Appalachian women's perspectives on breast and cervical cancer screening.

Nancy E. Schoenberg, Tina M. Kruger, Shoshana Bardach, Britteny M. Howell

Research output: Contribution to journalArticlepeer-review

9 Scopus citations


Although breast and cervical cancer screening rates have been increasing over the three past decades, many Appalachian women in the USA do not receive screening, leading to disproportionate mortality rates. The aims of this study were to: (1) better understand barriers to and facilitators of breast and cervical cancer screening among Appalachian women; and (2) identify strategies to increase cancer screening. Eight focus groups and 19 key informant interviews were conducted with 79 participants. Tape-recorded session were transcribed and content analyzed. Findings consistent with screening determinants research include: inadequate personal and community resources, attitudinal and knowledge barriers, and competing demands. Less commonly described factors include family cancer history, personal health habits, and the multiple influences of healthcare providers. Interpreting findings in terms of consumer information processing theory, healthcare providers and supports play a key role in educating and influencing the screening uptake among Appalachian Kentucky women. These findings have the potential to inform innovative and culturally consonant intervention approaches capable of increasing screening and decreasing mortality rates.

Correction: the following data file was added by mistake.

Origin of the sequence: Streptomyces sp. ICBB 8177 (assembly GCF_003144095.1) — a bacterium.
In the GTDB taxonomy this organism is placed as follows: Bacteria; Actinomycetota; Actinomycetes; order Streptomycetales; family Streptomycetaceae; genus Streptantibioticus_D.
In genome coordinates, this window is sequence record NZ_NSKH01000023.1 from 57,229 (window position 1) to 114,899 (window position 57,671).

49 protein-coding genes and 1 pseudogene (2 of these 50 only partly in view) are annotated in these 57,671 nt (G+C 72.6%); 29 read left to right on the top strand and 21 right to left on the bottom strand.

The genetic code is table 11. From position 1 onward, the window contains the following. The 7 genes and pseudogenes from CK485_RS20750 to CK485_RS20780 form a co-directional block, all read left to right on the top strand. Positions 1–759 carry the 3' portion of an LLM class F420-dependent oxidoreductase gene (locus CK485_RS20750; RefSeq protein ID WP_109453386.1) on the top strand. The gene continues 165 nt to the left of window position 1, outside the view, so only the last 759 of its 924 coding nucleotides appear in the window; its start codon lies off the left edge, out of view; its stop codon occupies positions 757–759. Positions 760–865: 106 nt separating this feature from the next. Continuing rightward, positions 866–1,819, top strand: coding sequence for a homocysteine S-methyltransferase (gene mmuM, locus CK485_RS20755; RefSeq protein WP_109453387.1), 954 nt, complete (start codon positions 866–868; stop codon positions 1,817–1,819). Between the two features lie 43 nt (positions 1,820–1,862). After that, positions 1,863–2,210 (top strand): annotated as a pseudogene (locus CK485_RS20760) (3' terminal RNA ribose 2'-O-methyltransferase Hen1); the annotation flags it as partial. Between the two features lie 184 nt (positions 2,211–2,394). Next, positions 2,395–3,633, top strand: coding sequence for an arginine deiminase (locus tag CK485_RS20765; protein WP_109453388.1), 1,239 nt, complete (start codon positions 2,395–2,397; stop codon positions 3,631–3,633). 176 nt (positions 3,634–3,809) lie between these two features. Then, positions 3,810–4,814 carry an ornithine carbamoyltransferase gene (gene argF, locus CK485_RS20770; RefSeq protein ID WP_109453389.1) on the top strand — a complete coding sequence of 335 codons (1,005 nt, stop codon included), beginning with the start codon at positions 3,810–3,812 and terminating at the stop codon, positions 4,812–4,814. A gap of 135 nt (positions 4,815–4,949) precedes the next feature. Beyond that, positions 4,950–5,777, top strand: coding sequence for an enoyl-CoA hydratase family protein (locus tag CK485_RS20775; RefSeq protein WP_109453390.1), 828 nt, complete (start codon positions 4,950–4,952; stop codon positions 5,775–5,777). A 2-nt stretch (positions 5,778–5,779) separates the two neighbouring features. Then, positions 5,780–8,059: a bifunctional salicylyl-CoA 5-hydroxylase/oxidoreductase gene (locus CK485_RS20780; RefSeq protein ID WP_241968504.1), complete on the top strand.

Original languageEnglish
Pages (from-to)2452
Number of pages1
JournalRural and Remote Health
Issue number3
StatePublished - 2013

ASJC Scopus subject areas

  • General Medicine


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